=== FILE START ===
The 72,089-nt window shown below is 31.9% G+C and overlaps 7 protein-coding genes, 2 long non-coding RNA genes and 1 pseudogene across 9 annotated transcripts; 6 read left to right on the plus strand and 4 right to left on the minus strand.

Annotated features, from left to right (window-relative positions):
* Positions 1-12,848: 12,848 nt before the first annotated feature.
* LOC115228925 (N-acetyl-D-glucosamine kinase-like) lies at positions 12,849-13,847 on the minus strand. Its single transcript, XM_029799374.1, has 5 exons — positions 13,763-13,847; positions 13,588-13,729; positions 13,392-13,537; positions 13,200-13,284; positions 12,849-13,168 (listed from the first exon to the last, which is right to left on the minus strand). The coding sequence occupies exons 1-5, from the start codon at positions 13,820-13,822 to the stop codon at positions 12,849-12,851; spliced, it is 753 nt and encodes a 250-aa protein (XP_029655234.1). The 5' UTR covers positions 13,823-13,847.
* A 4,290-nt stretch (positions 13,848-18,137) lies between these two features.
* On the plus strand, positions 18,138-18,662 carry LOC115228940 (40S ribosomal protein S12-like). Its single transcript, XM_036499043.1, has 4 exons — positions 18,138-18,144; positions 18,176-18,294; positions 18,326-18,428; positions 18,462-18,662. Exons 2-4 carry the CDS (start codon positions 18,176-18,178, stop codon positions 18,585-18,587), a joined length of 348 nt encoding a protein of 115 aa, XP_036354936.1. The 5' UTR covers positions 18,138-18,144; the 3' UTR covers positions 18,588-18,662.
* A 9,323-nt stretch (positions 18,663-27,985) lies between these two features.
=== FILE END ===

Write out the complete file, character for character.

The 72,089-nt window shown below is 31.9% G+C and overlaps 7 protein-coding genes, 2 long non-coding RNA genes and 1 pseudogene across 9 annotated transcripts; 6 read left to right on the plus strand and 4 right to left on the minus strand.

Annotated features, from left to right (window-relative positions):
* Positions 1-12,848: 12,848 nt before the first annotated feature.
* LOC115228925 (N-acetyl-D-glucosamine kinase-like) lies at positions 12,849-13,847 on the minus strand. Its single transcript, XM_029799374.1, has 5 exons — positions 13,763-13,847; positions 13,588-13,729; positions 13,392-13,537; positions 13,200-13,284; positions 12,849-13,168 (listed from the first exon to the last, which is right to left on the minus strand). The coding sequence occupies exons 1-5, from the start codon at positions 13,820-13,822 to the stop codon at positions 12,849-12,851; spliced, it is 753 nt and encodes a 250-aa protein (XP_029655234.1). The 5' UTR covers positions 13,823-13,847.
* A 4,290-nt stretch (positions 13,848-18,137) lies between these two features.
* On the plus strand, positions 18,138-18,662 carry LOC115228940 (40S ribosomal protein S12-like). Its single transcript, XM_036499043.1, has 4 exons — positions 18,138-18,144; positions 18,176-18,294; positions 18,326-18,428; positions 18,462-18,662. Exons 2-4 carry the CDS (start codon positions 18,176-18,178, stop codon positions 18,585-18,587), a joined length of 348 nt encoding a protein of 115 aa, XP_036354936.1. The 5' UTR covers positions 18,138-18,144; the 3' UTR covers positions 18,588-18,662.
* A 9,323-nt stretch (positions 18,663-27,985) lies between these two features.